The genetic and phenotypic profile of stem cells present in endometriosis is different compared to physiological stem cells, differences observed both between ectopic endometriotic cells compared to eutopic endometrial cells in patients with endometriosis and in the eutopic endometrial profile of patients with endometriosis compared to healthy women(46). The regulatory mechanism controlling the function and rate of stem cell regeneration is altered in endometriosis(46). A study confirmed the increased level of stem cell-associated genes (SALL4, TCL1A, ZFP42, UTF1) in endometriotic lesions and increased expression of the GDF3 differentiation marker in the eutopic endometrium(48). The aberrant functionality of stem cells expressed by phenotype alteration caused by certain chromosomal aberrations (micro-RNA expression imbalance, altered DNA methylation, histone modification) facilitates the appearance of endometriosis(46,49). Micro-RNA expression alteration causes endometriosis progression by stimulating the invasiveness and increasing the angiogenic capacity of stem cells(46). Altering the endometriotic stem cell phenotype contributes to major functional aberrations: imbalance of immunological modulators, uncontrolled cell proliferation, overexpression of proangiogenetic factors, increased migration capacity and cell adhesion(46,49).
Mesenchymal stem cells in the ectopic endometrium have an increased angiogenic, proliferative and migratory potential compared to mesenchymal stem cells in the eutopic endometrium of patients with endometriosis or in healthy women, supported by the presence of elevated levels of IL-1b and COX-2 in ectopic mesenchymal stem cells(46,50,51). COX-2 inhibitor therapy stimulates apoptosis, reducing the ability of stem cells to migrate and invade from adenomyosis lesions, while eutopic endometrial stem cells do not express the same effects(52). The phenotype evaluation of mesenchymal stem cells in the eutopic and ectopic endometrium shows an increase in proinflammatory cytokines (IFN-g, IL-6), VEGF angiogenetic factor and migration factors (MMP-2, MMP-3, MMP-9) associated with reduced expression of antiinflammatory cytokines TGF-b (transforming growth b-factor) in the ectopic endometrium compared to the eutopic one(53). The analysis of stromal stem cells in the eutopic endometrium of patients with endometriosis, collected from menstrual blood, showed morphological changes, altered expression of immunomodulatory molecules and an increased potential for invasion and proliferation compared to stromal stem cells in the eutopic endometrium(54). Some researchers affirm that the severity of endometriosis increases proportionally to the angiogenic potential, altered immune response and cell invasion, features which are apparently different depending on the type of stem cells involved in the occurence of endometriosis(46). They advocate that endometrial stem cells underlie the development of severe endometriotic lesions, while self-limiting lesions originate in mature cells(55).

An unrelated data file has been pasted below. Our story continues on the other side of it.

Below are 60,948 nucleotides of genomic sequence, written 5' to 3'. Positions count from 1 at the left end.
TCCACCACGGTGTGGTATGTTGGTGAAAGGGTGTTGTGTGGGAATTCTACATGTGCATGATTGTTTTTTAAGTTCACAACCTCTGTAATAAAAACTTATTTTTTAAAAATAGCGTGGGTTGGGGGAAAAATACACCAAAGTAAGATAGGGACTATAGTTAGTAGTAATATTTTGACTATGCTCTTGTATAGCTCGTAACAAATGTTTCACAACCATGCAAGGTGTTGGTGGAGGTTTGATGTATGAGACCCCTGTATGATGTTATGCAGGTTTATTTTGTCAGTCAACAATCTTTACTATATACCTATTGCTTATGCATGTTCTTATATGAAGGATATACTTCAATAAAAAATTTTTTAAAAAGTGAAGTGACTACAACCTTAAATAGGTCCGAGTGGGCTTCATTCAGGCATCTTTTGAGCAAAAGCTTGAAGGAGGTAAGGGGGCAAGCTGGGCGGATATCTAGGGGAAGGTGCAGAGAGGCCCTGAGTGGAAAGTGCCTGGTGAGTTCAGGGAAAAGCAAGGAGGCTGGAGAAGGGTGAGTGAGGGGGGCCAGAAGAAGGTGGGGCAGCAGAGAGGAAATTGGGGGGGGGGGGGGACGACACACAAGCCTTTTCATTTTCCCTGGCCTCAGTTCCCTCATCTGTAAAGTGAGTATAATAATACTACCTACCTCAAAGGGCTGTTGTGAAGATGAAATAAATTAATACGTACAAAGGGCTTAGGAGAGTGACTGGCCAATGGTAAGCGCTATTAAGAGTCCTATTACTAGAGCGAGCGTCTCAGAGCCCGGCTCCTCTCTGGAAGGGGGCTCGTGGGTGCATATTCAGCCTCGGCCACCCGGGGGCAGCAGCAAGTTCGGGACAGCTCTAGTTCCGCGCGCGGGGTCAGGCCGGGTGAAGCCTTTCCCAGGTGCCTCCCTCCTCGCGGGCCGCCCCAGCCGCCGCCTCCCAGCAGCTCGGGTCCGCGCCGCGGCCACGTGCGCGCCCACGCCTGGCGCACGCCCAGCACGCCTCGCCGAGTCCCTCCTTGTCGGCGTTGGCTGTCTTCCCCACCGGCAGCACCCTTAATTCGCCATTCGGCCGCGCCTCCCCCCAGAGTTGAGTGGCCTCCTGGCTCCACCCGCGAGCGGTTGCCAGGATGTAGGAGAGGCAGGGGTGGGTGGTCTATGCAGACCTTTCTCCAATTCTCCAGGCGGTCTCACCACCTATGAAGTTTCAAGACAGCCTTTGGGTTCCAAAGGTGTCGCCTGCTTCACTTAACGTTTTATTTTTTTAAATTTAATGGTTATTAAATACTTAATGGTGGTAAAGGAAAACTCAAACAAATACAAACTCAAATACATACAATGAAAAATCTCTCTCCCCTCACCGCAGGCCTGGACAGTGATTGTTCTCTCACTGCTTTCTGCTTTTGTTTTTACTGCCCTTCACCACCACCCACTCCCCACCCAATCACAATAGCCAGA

Given these facts, we believe that the characterization of the biochemical profile of the eutopic and ectopic endometrium is a topic of interest in the understanding of endometriosis, its etiopathogeny and therapeutic approach. The main molecular features of the ectopic endometrium present in endometriosis lesions are characterized by hyperestrogenemia, progesterone resistance, a reduced apoptosis capacity, an increased proliferation index and the presence of abnormal multipotent stem cells. This paper could represent a starting point in the perspective of embracing new directions in the diagnosis and personalized management of patients with endometriosis.
Conflict of interests: The authors declare no conflict of interests.